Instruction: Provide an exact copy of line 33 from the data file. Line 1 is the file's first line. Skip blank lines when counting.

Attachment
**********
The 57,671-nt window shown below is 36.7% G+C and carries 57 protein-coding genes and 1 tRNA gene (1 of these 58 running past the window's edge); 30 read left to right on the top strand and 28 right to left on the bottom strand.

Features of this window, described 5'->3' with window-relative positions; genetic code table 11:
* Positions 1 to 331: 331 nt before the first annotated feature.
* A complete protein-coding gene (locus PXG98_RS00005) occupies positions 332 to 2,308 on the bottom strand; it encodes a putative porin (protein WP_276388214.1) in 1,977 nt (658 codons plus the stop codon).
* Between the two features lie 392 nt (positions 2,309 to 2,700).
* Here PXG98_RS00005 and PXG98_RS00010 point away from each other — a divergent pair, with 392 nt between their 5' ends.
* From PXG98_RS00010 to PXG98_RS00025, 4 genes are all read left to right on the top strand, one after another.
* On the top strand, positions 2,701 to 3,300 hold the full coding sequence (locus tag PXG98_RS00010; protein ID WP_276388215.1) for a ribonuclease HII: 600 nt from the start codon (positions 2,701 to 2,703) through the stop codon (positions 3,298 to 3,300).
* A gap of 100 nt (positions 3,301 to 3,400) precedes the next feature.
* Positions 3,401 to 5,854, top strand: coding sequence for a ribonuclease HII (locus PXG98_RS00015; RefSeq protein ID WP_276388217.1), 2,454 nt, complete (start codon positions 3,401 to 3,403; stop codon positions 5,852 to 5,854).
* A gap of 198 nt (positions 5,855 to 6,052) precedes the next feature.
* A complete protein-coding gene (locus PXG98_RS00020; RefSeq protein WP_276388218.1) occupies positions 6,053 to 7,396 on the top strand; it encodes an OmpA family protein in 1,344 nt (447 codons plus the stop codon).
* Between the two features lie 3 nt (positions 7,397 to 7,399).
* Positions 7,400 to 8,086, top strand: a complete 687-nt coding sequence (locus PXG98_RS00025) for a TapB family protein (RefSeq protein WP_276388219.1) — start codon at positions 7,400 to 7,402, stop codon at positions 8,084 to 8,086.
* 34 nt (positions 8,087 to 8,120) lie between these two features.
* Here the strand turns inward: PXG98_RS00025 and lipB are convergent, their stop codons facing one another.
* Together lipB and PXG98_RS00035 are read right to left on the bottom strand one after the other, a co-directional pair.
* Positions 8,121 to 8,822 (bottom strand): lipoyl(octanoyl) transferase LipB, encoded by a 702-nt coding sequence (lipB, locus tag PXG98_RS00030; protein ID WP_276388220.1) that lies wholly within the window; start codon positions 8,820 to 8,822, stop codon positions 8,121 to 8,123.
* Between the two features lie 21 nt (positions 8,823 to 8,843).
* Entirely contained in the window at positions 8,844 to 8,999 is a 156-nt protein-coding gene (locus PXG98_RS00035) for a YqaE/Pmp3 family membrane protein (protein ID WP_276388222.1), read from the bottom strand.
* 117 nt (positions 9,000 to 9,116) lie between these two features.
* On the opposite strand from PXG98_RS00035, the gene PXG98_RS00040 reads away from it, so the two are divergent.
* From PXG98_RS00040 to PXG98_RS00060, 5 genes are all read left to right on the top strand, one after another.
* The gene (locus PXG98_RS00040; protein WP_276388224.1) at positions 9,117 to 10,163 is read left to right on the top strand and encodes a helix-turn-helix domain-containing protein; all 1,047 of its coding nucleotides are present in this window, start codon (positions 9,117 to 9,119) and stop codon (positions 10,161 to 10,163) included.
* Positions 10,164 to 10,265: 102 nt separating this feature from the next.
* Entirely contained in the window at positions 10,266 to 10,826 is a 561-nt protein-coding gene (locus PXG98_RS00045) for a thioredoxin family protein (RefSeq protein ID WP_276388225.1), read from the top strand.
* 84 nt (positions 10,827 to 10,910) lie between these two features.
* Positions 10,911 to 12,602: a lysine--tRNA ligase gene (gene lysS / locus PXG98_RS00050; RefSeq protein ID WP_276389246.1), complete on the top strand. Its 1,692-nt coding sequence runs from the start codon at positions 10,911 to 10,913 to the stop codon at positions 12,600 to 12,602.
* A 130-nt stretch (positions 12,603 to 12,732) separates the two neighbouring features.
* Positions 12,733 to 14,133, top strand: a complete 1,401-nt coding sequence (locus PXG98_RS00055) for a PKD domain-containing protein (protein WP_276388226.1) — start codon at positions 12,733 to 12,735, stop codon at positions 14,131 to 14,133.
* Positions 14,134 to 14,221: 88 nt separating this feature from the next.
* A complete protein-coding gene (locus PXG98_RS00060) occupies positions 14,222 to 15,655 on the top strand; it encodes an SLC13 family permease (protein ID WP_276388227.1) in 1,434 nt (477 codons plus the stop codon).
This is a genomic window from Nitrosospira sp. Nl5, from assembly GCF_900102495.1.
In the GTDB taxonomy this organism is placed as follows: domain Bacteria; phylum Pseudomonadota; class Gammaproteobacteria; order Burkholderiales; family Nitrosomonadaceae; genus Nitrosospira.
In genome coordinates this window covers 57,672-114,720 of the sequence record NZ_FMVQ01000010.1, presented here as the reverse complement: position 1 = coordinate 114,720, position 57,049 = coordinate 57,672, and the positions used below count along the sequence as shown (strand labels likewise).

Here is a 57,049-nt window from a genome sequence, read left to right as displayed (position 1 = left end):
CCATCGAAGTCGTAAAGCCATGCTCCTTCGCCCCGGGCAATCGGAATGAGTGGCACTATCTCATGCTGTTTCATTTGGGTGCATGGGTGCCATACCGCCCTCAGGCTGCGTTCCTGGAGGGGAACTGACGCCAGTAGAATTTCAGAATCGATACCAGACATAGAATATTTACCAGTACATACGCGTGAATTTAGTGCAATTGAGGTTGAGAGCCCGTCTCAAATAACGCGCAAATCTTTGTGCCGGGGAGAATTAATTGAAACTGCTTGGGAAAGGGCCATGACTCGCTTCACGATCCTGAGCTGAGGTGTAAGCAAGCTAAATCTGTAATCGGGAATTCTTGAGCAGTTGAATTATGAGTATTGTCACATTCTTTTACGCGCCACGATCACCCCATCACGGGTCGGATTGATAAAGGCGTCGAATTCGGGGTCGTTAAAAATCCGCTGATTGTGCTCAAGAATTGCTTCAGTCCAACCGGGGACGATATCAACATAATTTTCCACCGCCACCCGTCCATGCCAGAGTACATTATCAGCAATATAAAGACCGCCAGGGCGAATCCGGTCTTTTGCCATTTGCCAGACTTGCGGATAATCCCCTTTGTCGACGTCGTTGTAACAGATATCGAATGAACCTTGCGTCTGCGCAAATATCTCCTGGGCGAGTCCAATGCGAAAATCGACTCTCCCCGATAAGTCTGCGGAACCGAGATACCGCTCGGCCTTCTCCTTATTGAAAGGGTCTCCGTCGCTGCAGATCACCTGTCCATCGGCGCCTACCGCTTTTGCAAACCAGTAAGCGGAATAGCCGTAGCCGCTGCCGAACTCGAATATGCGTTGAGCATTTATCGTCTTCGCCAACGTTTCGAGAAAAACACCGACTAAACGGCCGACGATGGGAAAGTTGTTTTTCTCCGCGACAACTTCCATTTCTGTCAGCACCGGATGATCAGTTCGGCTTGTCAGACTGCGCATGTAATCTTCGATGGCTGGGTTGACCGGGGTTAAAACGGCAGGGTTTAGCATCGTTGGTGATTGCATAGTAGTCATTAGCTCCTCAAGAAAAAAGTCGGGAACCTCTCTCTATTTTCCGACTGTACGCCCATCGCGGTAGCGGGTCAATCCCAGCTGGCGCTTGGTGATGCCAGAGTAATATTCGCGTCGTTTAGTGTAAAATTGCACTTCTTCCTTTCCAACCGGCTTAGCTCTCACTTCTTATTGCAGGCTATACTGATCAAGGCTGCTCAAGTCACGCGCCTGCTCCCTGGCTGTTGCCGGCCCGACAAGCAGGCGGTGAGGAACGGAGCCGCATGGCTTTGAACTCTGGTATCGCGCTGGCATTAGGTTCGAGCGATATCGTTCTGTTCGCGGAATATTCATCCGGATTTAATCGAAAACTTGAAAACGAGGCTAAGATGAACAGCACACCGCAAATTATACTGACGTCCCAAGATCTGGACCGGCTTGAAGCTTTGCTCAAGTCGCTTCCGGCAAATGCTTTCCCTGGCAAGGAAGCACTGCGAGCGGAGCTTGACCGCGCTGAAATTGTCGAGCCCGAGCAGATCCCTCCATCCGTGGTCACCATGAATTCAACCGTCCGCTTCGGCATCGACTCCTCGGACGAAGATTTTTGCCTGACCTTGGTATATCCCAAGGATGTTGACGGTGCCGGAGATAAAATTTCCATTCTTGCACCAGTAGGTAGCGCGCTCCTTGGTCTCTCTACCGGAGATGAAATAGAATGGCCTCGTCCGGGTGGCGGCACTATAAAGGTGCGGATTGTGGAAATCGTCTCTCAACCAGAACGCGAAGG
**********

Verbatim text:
This is a genomic window from Nitrosospira sp. Nl5, from assembly GCF_900102495.1.